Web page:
Roaches Eyesore Cleared

The Peak District National Park’s planning service has taken action to remove an unauthorised building made from pallets and a track excavated into the hillside from a farm near the Roaches, with the sensitive moorland location in the process of being restored.

The planning service took direct action over the developments at Summerhill Clough Farm near Upper Hulme after the tenant failed to comply with enforcement notices requiring him to return the site to its original condition issued in 2009.

The moorland site is prominent from the Roaches, Hen Cloud and Ramshaw Rocks and has been a problem since 2003 with an unauthorised building made from pallets, scaffolding and plastic sheeting,  storage of a caravan, truck body, scrap and other items, unauthorised fences and gates and a long track excavated into a steep, moorland hillside.

This is an area that is popular with locals and visitors as it has stunning panoramic views of remote national park moorlands and due to the sensitive ecology of the moorland why did it  take so long to do something about it?

My reading of the situation is that this tenant has had more than enough time to comply with the planning enforcement notices that were first issued in 2009. However, at least something is now being done.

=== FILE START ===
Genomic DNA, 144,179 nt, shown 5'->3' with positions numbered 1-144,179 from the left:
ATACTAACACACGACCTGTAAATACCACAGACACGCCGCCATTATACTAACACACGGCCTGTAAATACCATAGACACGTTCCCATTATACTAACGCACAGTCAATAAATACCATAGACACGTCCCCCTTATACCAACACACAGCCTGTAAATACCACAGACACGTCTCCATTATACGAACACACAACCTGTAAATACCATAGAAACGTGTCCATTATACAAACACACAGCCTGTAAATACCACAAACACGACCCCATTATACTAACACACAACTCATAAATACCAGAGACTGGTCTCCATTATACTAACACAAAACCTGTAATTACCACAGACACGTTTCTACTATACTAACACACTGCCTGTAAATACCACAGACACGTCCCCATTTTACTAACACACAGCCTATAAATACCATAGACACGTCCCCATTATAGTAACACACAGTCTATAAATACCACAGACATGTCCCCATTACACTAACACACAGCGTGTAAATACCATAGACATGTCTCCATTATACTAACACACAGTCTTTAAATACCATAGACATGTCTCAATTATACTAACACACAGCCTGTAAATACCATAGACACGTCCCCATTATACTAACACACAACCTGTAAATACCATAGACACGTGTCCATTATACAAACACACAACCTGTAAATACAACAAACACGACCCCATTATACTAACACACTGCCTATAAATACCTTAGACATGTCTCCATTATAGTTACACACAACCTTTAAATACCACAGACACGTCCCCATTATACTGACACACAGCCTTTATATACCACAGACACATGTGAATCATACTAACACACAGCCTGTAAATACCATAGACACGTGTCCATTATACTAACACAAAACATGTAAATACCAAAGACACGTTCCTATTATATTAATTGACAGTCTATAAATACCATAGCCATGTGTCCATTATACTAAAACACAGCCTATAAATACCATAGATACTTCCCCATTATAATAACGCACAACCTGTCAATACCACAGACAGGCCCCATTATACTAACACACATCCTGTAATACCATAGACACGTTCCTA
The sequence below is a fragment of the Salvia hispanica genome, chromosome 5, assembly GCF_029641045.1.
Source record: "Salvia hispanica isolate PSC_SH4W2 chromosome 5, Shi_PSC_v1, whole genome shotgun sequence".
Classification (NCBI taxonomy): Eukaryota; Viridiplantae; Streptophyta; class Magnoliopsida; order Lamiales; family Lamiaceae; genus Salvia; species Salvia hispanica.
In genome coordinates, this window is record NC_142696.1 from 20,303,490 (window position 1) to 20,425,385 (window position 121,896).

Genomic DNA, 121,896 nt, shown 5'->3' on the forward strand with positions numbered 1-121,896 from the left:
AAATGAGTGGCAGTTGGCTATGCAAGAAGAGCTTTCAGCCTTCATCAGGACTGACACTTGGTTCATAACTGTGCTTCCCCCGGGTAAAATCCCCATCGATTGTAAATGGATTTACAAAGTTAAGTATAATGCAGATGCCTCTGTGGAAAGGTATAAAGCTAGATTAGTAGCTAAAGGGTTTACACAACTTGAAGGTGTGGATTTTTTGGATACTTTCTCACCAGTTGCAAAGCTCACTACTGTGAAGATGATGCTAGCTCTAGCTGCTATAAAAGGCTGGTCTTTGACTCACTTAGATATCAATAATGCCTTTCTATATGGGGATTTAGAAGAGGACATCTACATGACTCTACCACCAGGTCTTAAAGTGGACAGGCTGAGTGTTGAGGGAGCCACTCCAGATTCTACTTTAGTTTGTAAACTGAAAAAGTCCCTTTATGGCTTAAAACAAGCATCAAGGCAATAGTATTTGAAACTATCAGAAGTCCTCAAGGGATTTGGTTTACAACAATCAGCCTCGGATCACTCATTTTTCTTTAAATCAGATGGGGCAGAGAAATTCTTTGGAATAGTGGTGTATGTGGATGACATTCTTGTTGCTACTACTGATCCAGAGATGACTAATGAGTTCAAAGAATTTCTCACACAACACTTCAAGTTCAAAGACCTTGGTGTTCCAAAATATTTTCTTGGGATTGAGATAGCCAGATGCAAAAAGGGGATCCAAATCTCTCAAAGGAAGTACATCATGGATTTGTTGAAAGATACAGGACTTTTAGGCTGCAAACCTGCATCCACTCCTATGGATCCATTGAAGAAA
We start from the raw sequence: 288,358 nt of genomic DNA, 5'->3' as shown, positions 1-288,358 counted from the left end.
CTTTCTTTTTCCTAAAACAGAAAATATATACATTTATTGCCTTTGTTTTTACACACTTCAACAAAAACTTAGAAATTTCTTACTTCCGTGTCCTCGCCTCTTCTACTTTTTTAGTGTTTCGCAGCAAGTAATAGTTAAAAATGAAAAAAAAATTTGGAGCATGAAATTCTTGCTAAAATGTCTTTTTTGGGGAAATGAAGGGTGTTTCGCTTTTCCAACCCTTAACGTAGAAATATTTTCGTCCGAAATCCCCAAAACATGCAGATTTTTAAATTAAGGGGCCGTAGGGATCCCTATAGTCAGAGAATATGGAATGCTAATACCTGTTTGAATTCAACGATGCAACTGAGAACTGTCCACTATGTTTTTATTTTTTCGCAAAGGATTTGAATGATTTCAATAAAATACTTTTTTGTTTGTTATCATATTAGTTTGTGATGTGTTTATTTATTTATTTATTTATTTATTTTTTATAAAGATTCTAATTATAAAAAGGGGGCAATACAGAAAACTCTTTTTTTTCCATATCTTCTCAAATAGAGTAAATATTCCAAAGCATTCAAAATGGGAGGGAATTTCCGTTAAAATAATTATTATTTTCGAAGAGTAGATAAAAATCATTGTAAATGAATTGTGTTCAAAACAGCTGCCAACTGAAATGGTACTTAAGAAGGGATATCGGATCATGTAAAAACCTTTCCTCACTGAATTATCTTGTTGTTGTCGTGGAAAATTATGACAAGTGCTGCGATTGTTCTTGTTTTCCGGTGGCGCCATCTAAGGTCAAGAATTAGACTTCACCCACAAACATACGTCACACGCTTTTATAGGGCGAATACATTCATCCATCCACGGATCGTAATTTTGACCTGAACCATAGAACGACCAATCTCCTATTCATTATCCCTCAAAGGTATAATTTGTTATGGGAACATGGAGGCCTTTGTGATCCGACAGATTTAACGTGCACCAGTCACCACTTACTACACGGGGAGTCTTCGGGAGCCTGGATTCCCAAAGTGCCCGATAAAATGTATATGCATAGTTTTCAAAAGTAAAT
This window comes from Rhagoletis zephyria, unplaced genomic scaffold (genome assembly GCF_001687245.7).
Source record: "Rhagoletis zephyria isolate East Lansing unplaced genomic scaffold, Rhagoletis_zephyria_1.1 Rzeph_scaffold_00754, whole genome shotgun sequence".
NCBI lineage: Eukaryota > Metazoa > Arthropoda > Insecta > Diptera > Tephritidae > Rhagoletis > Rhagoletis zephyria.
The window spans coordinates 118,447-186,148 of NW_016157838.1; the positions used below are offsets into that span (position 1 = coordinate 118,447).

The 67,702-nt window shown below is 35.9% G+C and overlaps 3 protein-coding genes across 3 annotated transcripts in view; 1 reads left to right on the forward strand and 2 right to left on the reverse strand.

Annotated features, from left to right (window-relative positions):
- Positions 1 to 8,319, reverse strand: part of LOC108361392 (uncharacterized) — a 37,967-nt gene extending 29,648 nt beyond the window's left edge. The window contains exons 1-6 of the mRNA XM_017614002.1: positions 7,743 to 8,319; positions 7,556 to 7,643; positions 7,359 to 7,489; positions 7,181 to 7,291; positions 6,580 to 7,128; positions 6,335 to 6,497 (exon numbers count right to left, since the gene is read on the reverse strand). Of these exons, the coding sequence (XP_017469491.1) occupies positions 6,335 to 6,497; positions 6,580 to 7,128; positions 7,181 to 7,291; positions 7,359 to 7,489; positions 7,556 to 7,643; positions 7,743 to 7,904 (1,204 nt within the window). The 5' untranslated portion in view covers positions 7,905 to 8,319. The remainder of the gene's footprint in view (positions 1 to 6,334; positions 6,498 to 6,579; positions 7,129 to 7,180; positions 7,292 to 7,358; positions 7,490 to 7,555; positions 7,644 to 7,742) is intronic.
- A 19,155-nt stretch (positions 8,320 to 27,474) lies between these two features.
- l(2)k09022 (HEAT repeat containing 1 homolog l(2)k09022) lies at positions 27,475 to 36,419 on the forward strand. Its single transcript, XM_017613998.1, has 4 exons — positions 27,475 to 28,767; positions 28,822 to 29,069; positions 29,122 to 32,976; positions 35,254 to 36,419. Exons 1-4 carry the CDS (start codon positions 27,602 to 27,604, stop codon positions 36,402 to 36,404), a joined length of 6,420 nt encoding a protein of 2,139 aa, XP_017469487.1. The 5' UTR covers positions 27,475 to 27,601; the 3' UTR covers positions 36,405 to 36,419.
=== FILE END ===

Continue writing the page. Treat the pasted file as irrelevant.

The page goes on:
Personally, I would like to see the Authority more proactive in cleaning up eyesores that blight the landscape and do little to preserve areas for public good.

Chris Sabian is co owner of and


About peakdistrictview

The Peak District has everything you need for short breaks, holidays or long stay vacations. Through our 360 degree pano viewing experience take the opportunity to look at the landscape, market towns, and villages of the Peak District that make it such a special place. Discover the hidden gems of the area from the rugged heather clad moorland of the Dark Peak, to the gently rolling dales of the White Peak. Find out about Chatsworth, Alton Towers, Bakewell, Castleton, Peak National Park information, castles, houses, caves, river valleys, reservoirs, heritage sites and much much more.
This entry was posted in Peak District National Park Authority and tagged , . Bookmark the permalink.

Leave a Reply

Fill in your details below or click an icon to log in: Logo

You are commenting using your account. Log Out /  Change )

Google+ photo

You are commenting using your Google+ account. Log Out /  Change )

Twitter picture

You are commenting using your Twitter account. Log Out /  Change )

Facebook photo

You are commenting using your Facebook account. Log Out /  Change )


Connecting to %s